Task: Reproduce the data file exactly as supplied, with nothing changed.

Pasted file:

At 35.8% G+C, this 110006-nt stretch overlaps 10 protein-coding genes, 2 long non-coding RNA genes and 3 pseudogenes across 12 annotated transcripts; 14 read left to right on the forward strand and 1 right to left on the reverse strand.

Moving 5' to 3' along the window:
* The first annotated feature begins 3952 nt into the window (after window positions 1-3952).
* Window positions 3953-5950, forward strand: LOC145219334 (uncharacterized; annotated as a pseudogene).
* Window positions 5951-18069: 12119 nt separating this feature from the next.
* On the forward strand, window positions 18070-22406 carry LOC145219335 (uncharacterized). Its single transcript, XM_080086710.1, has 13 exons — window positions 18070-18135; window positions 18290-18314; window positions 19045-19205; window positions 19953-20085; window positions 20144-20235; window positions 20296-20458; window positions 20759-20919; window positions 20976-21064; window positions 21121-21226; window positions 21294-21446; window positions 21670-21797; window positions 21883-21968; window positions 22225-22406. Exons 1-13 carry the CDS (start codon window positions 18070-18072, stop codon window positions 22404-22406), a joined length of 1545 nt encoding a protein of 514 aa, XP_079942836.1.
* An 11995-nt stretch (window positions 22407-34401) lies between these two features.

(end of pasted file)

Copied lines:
At 35.8% G+C, this 110006-nt stretch overlaps 10 protein-coding genes, 2 long non-coding RNA genes and 3 pseudogenes across 12 annotated transcripts; 14 read left to right on the forward strand and 1 right to left on the reverse strand.

Moving 5' to 3' along the window:
* The first annotated feature begins 3952 nt into the window (after window positions 1-3952).
* Window positions 3953-5950, forward strand: LOC145219334 (uncharacterized; annotated as a pseudogene).
* Window positions 5951-18069: 12119 nt separating this feature from the next.
* On the forward strand, window positions 18070-22406 carry LOC145219335 (uncharacterized). Its single transcript, XM_080086710.1, has 13 exons — window positions 18070-18135; window positions 18290-18314; window positions 19045-19205; window positions 19953-20085; window positions 20144-20235; window positions 20296-20458; window positions 20759-20919; window positions 20976-21064; window positions 21121-21226; window positions 21294-21446; window positions 21670-21797; window positions 21883-21968; window positions 22225-22406. Exons 1-13 carry the CDS (start codon window positions 18070-18072, stop codon window positions 22404-22406), a joined length of 1545 nt encoding a protein of 514 aa, XP_079942836.1.
* An 11995-nt stretch (window positions 22407-34401) lies between these two features.